On 9 November, following President Nayib Bukele’s orders, the Minister of Interior and Territorial Development presented the proposed “Foreign Agents Law” to the Legislative Assembly of El Salvador. The National Network of Women Human Rights Defenders of El Salvador and IM-Defensoras are concerned that approving this proposed law would pose a serious threat to the free exercise of the right to defend human rights, since it includes directives seeking to control, inspect, and, where applicable, criminalize human rights organizations and social movements working in the country.
This proposal, whose content is generally ambiguous and vague, defines “foreign agents” as “individual and legal persons, national or foreign, whose activities in El Salvador respond to the interests of, or are directly or indirectly funded by, a foreign principal.” These persons will need to register with a Foreign Agents Registry – an entity that will have the power to determine the requirements for registration; approve or deny a registration; as well as to request information on, conduct oversight, and inspect all foreign agents’ activities, among other powers.
Additionally, every transaction that entities deemed as “foreign agents” make using funds received from outside the country would be subject to a 40% tax. In terms of penalties, those who fail to comply with the provisions of the proposed law could be fined up to US$10,000, and their legal status could be revoked. The proposed law creates new financial controls with the stated objective of supervising illicit financing; however, these are unjustified since the “Law against Laundering of Money and Other Assets” (Decree 498) already exists for this purpose.
As recently highlighted by more than 60 human rights organizations, the proposed law would be approved in a context of evident consolidation of authoritarian rule, constant attacks on the separation of powers, and accumulation of power by the President and his New Ideas party. Also part of the current context are escalating smear campaigns and other attacks on human rights defenders and independent media, including the systematic use of hate speech against feminist defenders, organizations, and collectives.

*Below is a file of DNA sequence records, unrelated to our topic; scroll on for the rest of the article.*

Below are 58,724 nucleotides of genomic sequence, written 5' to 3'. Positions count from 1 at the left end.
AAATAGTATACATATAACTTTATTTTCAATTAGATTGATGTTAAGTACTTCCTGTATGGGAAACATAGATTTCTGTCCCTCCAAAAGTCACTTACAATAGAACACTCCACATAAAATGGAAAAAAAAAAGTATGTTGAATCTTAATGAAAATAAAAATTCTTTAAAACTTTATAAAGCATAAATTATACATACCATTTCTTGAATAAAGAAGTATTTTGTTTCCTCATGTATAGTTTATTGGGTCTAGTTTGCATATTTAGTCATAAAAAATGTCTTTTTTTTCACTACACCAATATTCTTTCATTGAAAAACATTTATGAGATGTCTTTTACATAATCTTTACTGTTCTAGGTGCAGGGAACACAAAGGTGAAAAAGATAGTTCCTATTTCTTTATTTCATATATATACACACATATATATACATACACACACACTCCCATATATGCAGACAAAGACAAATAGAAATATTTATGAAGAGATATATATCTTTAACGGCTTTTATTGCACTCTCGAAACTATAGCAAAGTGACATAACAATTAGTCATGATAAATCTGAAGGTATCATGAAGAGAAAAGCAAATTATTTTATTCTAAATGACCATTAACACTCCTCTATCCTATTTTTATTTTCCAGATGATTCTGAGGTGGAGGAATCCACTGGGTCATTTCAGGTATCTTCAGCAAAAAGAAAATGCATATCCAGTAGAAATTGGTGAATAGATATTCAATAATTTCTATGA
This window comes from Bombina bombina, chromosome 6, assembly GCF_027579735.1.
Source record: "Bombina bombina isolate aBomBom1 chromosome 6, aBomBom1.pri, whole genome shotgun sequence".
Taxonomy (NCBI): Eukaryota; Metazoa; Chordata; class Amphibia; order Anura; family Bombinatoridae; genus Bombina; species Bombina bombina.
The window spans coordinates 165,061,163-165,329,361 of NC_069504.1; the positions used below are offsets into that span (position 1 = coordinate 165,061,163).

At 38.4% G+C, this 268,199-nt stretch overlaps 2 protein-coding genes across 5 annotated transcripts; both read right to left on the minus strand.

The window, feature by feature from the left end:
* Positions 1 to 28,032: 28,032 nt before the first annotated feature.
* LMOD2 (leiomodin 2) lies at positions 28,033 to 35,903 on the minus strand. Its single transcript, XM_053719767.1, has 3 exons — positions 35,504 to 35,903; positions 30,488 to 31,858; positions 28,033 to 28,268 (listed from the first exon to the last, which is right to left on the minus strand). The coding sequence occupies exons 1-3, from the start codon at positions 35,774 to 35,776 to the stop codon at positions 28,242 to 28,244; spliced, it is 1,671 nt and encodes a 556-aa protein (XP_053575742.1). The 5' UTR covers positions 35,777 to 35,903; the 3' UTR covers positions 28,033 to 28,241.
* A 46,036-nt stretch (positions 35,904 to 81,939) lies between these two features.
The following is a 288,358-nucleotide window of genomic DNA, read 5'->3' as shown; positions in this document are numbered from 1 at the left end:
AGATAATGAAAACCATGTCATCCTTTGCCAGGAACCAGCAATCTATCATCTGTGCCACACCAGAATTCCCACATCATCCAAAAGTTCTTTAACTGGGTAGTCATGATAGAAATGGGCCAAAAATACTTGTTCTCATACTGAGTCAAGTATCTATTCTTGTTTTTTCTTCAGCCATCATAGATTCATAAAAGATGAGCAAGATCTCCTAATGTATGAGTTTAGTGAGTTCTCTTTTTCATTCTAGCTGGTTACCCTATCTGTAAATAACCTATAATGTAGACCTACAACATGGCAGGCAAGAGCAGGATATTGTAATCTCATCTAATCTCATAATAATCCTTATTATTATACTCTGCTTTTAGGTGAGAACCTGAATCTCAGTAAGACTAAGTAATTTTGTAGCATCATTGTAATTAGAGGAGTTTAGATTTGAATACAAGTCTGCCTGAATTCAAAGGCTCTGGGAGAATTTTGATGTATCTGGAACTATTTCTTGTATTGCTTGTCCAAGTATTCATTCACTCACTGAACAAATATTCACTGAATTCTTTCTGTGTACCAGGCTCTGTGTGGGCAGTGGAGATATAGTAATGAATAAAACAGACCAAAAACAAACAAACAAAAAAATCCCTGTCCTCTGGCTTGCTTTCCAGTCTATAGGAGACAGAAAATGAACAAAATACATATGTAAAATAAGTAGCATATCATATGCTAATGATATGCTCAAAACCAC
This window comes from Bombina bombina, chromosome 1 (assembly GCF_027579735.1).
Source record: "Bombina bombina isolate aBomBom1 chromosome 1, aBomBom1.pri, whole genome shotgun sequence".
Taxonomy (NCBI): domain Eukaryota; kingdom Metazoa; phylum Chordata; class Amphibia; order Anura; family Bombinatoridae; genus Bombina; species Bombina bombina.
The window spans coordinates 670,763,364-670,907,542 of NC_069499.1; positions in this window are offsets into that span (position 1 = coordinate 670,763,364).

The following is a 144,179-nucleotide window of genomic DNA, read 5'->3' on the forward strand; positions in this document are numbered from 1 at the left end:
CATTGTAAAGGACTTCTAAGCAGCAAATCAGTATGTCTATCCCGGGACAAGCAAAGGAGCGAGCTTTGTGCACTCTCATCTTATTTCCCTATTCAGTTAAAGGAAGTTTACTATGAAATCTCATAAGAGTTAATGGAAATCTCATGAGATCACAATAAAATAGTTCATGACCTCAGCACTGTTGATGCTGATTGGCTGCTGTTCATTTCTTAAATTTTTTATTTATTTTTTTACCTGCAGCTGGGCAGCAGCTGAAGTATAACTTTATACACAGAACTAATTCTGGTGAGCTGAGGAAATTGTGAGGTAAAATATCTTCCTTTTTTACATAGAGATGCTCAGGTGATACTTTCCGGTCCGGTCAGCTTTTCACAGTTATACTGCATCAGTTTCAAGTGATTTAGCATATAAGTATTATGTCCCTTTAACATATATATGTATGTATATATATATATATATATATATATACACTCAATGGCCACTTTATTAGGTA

Additionally, we have witnessed direct accusations by members of the Legislature against organizations, with implicit threats that from now on “they will find themselves forced to be transparent”, as well as statements by President Nayib Bukele alleging that there journalists who are foreign agents because they criticize the proposed law. Given that the ruling party currently holds a qualified majority in the Legislative Assembly and that the approval of the Law is imminent, it can be inferred that the purpose of this regulation is to control the work of human rights organizations and social movements.
The events described above are part of a regional trend that seeks to hinder the work of human rights organizations and social movements through administrative measures that lead to criminalization processes or effectively force organizations to cease operations. Such is the case in Guatemala, with the enactment of the NGO Law, or in Nicaragua, with last year’s approval of a Foreign Agents Law, which was similar in content and was used to compel organizations to desist from continuing with their activities.
It is crucial to reiterate that the defense of human rights and the freedom of expression and association cannot be considered meddling or acting against national sovereignty. For this reason, the National Network of Women Human Rights Defenders of El Salvador and IM-Defensoras urge the Legislative Assembly to act in accordance with international human rights standards and refrain from approving this proposed legislation that will only further deepen the risks faced by people who dare to speak out and demand accountability.
Finally, we call on the international community to remain vigilant, to denounce this clear threat to women human rights defenders in El Salvador, and to activate the mechanisms at their disposal to prevent the approval of this proposed law.